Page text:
ST. PETERSBURG — As the fading orange sunlight blanketed Demens Landing from the west and a heavy breeze swept over the choppy waters of Tampa Bay to the east, a crowd of hundreds gathered Saturday close to a concrete walkway near the shore. They could already see the names on the aluminum panel that towered over the veiled granite monument.
James A. Mitchell, Edward George, Wayne Barry ...
Amanda Crawford had been to plenty of services like this. Ever since her father, St. Petersburg police Officer David Crawford, was gunned down in 2011, she has attended events to honor fallen officers in Washington, D.C., Tallahassee and elsewhere.
Each one is difficult, she says, like reliving her father's funeral. But she still goes, she says, because it's important to remember.
On Saturday, community leaders, police officers and citizens spoke about Crawford and 14 other St. Petersburg police officers, vowing never to forget their names or the sacrifice they made. A quartet of helicopters flew over the crowd as a veil was lifted from the 7-foot-tall slab of black granite bearing the silhouette of an officer — the first official memorial honoring St. Petersburg's fallen officers.
"It means a lot to me," Crawford said. "It shows that they're not forgotten, that you're not the only one who remembers them."
Eugene Minor, Frank Pike, James Thornton …
Though neighboring agencies, including the Pinellas County Sheriff's Office and the Tampa Police Department, have their own monuments to honor officers killed in the line of duty, St. Petersburg lacked an official memorial spot until now.
In 2003, a group of civic leaders came together to form what would become the Heroes of the St. Pete Police, an organization whose stated goals included funding the creation of a permanent memorial to honor the city's fallen officers.
It took nine years. In 2011, when the department lost three officers in the line of duty in less than a month, the goal of completing the memorial became more urgent.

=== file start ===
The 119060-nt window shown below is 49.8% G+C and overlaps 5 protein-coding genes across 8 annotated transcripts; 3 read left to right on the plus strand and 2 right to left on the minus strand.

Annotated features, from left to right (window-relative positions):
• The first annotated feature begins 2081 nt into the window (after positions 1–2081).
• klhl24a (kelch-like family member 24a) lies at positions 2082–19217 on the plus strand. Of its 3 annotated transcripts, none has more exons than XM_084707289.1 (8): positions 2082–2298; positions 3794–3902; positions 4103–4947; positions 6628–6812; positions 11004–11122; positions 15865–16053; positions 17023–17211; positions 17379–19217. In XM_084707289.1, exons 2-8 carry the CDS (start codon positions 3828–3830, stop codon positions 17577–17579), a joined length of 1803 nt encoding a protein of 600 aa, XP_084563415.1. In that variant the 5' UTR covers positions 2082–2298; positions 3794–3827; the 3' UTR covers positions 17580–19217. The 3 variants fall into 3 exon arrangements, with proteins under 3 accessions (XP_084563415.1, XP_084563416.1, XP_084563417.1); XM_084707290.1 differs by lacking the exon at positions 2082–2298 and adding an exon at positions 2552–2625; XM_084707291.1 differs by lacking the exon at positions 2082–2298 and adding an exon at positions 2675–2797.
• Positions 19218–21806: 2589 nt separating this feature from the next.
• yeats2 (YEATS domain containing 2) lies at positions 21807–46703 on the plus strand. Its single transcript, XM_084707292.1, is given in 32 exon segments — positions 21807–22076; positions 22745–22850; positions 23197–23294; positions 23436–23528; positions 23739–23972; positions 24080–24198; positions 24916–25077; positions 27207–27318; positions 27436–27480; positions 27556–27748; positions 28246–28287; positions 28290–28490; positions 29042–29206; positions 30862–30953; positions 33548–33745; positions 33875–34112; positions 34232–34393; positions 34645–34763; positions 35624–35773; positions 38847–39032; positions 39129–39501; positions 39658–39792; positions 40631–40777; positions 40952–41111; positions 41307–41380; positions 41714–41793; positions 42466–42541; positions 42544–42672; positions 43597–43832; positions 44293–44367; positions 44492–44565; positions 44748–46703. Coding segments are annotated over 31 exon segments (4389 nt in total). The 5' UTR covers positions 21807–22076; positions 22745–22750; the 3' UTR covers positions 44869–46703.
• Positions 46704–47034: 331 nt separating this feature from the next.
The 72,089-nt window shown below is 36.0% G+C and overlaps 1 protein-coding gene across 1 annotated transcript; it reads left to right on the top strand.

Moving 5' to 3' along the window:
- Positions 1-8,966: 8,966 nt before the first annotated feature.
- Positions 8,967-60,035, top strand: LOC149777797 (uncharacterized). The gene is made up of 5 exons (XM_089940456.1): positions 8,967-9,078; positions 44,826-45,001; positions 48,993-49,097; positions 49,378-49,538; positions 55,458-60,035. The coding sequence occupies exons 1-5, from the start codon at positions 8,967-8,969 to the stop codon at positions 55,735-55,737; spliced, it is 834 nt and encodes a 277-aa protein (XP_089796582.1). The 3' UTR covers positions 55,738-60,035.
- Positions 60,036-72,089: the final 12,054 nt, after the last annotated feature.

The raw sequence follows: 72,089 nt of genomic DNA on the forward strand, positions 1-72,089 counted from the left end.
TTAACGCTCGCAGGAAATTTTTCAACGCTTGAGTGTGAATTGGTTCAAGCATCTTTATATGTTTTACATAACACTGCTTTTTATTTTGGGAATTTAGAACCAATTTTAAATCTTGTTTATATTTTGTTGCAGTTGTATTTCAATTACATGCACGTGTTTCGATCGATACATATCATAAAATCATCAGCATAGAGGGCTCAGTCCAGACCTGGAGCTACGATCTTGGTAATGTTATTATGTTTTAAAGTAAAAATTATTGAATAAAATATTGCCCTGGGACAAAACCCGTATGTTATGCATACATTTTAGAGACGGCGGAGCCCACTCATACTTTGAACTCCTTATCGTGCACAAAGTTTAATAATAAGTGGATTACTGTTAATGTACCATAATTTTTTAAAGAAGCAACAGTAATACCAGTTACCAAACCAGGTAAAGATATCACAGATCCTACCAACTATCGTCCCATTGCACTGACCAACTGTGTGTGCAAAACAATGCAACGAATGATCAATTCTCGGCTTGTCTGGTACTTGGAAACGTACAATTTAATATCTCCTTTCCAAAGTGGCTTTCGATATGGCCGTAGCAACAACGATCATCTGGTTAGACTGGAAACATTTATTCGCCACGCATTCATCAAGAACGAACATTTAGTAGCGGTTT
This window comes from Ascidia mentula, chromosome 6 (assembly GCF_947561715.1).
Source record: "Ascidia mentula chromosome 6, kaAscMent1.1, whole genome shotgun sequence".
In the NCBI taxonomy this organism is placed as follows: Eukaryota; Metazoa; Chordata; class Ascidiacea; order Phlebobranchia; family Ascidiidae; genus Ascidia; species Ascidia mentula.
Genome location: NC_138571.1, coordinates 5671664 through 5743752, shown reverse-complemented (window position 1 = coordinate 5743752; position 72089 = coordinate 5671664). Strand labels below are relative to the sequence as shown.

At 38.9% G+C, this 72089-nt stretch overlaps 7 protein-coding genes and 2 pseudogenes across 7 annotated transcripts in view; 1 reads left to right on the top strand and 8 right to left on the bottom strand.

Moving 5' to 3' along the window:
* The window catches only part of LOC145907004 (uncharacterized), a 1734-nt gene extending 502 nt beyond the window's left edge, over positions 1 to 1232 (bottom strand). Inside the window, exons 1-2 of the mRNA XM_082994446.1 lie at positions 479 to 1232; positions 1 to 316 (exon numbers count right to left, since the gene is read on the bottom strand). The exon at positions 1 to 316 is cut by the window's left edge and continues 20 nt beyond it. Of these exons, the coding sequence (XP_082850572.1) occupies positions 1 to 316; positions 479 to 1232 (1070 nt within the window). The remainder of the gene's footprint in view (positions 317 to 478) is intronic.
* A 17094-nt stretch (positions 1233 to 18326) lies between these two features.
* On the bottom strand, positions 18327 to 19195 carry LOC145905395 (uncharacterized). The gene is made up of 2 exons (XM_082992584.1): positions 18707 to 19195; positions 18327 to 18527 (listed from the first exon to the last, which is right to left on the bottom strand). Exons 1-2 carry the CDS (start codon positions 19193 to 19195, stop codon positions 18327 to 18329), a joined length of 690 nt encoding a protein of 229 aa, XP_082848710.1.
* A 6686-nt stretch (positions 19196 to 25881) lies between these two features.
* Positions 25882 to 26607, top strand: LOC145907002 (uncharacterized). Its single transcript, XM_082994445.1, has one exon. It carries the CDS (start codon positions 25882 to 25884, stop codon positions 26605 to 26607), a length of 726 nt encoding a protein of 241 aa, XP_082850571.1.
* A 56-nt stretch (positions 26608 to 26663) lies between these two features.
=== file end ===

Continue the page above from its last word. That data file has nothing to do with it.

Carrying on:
"While this monument is beautiful, it is also unsettling," said state Rep. Rick Kriseman, D-St. Petersburg, a member of the group's board of directors. "Because there is room for more names."
William Newberry, James Goodson, Eugene Bessette …
Also inscribed in the stone were the words of a memorial poem by retired Los Angeles police Sgt. George Hahn.
Lorraine Yaslowitz knew the memorial was in the works for more than a year. She, too, has attended many memorials honoring fallen officers in the nearly two years since her husband, Officer Jeffrey Yaslowitz, was killed. Finally seeing the monument bearing her husband's name come to fruition is a fitting tribute for him and all officers, she said.
"It's solemn, but it is also quite an honor," Yaslowitz said. "They go out there every day to keep the community safe. And they always know it's a possibility that they might pay that sacrifice."
James Krupp, Charles Eustes, Herbert Sullivan …
A bagpiper played Amazing Grace and the St. Petersburg police honor guard preceded a parade of speakers, which included Mayor Bill Foster and City Council members, who thanked those who helped fund the monument's construction.
The crowd fell silent as police Chief Chuck Harmon read the names of the fallen, along with the dates that each met their "end of watch."
Tom Baitinger, Jeffrey Yaslowitz, David Crawford.
Tears flowed. As the chief concluded the reading, the crowd jumped at the sound of a shotgun salute. A bagpiper played taps.
"Everybody tells you it gets easier," Crawford said. "But it doesn't. You just get stronger."
Dan Sullivan can be reached at (727) 893-8321 or firstname.lastname@example.org.